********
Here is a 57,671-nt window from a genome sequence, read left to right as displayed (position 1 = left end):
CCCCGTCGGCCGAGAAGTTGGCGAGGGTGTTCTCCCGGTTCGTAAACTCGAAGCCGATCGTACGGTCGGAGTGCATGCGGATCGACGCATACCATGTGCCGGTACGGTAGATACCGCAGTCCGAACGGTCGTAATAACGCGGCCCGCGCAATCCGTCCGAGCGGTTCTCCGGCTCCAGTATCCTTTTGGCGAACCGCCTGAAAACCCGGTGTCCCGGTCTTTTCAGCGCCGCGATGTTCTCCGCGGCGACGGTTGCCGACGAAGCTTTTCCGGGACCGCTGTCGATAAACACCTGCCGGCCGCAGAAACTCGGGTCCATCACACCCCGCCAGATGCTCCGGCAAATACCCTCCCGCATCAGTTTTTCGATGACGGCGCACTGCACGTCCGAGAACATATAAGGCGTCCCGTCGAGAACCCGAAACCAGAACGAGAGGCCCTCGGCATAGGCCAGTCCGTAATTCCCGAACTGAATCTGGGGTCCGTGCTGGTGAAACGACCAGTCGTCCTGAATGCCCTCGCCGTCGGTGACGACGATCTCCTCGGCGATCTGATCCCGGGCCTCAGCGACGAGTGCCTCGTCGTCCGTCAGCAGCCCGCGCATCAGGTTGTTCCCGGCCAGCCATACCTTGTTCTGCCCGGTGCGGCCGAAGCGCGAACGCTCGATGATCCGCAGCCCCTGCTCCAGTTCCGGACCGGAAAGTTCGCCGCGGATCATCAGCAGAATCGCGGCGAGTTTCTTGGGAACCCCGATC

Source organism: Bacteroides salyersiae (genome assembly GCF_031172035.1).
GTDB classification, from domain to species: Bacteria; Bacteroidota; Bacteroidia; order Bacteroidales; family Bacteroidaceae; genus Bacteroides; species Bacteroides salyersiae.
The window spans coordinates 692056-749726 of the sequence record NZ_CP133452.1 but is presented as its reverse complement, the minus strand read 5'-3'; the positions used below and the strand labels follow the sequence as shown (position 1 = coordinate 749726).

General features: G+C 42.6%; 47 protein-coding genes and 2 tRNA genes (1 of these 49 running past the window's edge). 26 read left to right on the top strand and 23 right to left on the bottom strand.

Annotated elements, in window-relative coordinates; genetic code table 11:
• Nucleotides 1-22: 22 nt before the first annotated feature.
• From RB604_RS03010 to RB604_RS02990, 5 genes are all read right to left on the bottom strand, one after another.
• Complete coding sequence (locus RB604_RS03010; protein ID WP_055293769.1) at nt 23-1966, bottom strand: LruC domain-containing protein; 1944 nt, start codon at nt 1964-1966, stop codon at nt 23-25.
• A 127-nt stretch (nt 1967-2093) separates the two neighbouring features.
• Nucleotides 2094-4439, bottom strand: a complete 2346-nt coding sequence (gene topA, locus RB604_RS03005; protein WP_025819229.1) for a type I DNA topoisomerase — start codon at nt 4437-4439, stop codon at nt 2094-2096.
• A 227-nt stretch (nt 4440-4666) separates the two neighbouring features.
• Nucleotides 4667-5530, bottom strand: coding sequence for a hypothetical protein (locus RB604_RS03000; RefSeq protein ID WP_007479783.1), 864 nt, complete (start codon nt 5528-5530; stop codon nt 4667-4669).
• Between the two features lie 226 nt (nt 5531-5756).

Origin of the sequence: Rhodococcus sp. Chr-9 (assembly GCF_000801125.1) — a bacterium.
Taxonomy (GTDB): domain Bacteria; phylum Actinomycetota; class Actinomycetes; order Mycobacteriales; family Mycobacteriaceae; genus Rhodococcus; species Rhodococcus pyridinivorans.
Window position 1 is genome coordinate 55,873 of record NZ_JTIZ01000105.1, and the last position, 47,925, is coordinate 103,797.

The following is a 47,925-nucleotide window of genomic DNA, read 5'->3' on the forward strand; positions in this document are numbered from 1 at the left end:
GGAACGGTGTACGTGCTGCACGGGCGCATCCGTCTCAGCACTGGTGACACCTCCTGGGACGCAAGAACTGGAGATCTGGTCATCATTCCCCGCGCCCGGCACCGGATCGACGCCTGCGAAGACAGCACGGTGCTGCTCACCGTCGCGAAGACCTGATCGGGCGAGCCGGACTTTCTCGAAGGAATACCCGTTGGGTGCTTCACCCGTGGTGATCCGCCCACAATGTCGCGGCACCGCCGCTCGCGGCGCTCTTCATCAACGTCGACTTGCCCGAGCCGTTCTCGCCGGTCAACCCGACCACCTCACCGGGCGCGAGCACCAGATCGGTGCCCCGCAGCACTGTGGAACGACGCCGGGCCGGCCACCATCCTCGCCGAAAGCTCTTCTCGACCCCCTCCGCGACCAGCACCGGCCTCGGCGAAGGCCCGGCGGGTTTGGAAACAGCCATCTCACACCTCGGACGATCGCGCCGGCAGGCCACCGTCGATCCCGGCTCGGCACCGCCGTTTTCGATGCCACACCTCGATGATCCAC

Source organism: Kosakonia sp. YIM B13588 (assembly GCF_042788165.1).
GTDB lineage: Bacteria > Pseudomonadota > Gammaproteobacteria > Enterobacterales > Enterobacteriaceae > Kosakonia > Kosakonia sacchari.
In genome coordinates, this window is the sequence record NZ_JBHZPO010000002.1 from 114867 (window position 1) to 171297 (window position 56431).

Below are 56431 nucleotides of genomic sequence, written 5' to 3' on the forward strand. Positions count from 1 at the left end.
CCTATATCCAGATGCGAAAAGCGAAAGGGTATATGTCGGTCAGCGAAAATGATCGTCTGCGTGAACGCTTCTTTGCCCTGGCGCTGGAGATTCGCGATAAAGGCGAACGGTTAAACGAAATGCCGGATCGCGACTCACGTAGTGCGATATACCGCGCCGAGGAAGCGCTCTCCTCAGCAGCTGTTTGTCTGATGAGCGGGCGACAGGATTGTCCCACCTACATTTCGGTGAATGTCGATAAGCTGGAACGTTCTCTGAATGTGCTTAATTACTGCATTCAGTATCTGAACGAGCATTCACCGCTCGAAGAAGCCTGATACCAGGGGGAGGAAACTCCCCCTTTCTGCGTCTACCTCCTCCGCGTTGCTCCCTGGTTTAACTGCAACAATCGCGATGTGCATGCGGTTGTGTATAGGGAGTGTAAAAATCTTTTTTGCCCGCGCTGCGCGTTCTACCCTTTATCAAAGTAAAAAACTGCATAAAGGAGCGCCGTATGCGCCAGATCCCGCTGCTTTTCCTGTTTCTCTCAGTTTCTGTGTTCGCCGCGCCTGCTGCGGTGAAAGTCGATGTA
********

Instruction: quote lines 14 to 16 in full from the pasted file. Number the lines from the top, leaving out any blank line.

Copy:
• Nucleotides 4667-5530, bottom strand: coding sequence for a hypothetical protein (locus RB604_RS03000; RefSeq protein ID WP_007479783.1), 864 nt, complete (start codon nt 5528-5530; stop codon nt 4667-4669).
• Between the two features lie 226 nt (nt 5531-5756).

Origin of the sequence: Rhodococcus sp. Chr-9 (assembly GCF_000801125.1) — a bacterium.